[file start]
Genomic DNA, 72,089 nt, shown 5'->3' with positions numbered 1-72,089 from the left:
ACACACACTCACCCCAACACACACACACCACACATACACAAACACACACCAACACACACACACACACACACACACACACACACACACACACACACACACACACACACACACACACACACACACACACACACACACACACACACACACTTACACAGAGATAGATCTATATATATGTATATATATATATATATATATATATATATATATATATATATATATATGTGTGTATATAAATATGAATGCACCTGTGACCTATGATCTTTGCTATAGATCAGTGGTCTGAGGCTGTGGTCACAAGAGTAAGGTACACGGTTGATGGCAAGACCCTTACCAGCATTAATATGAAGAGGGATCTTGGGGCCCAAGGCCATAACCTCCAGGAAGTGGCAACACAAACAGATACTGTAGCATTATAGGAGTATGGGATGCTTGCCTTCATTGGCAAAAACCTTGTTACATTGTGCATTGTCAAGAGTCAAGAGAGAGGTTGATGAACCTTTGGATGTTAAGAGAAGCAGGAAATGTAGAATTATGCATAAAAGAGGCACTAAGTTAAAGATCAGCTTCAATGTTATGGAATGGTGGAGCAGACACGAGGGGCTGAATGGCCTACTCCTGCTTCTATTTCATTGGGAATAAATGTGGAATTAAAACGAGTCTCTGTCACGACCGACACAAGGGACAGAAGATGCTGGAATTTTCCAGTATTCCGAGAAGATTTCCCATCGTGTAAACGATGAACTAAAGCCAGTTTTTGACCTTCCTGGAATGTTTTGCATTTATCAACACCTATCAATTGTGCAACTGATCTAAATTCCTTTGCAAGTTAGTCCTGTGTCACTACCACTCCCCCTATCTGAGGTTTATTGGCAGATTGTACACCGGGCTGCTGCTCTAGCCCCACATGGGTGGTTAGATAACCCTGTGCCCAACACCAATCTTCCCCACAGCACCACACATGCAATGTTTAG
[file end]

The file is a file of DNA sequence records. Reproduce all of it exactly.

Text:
Genomic DNA, 72,089 nt, shown 5'->3' with positions numbered 1-72,089 from the left:
ACACACACTCACCCCAACACACACACACCACACATACACAAACACACACCAACACACACACACACACACACACACACACACACACACACACACACACACACACACACACACACACACACACACACACACACACACACACACACACACTTACACAGAGATAGATCTATATATATGTATATATATATATATATATATATATATATATATATATATATATATATGTGTGTATATAAATATGAATGCACCTGTGACCTATGATCTTTGCTATAGATCAGTGGTCTGAGGCTGTGGTCACAAGAGTAAGGTACACGGTTGATGGCAAGACCCTTACCAGCATTAATATGAAGAGGGATCTTGGGGCCCAAGGCCATAACCTCCAGGAAGTGGCAACACAAACAGATACTGTAGCATTATAGGAGTATGGGATGCTTGCCTTCATTGGCAAAAACCTTGTTACATTGTGCATTGTCAAGAGTCAAGAGAGAGGTTGATGAACCTTTGGATGTTAAGAGAAGCAGGAAATGTAGAATTATGCATAAAAGAGGCACTAAGTTAAAGATCAGCTTCAATGTTATGGAATGGTGGAGCAGACACGAGGGGCTGAATGGCCTACTCCTGCTTCTATTTCATTGGGAATAAATGTGGAATTAAAACGAGTCTCTGTCACGACCGACACAAGGGACAGAAGATGCTGGAATTTTCCAGTATTCCGAGAAGATTTCCCATCGTGTAAACGATGAACTAAAGCCAGTTTTTGACCTTCCTGGAATGTTTTGCATTTATCAACACCTATCAATTGTGCAACTGATCTAAATTCCTTTGCAAGTTAGTCCTGTGTCACTACCACTCCCCCTATCTGAGGTTTATTGGCAGATTGTACACCGGGCTGCTGCTCTAGCCCCACATGGGTGGTTAGATAACCCTGTGCCCAACACCAATCTTCCCCACAGCACCACACATGCAATGTTTAG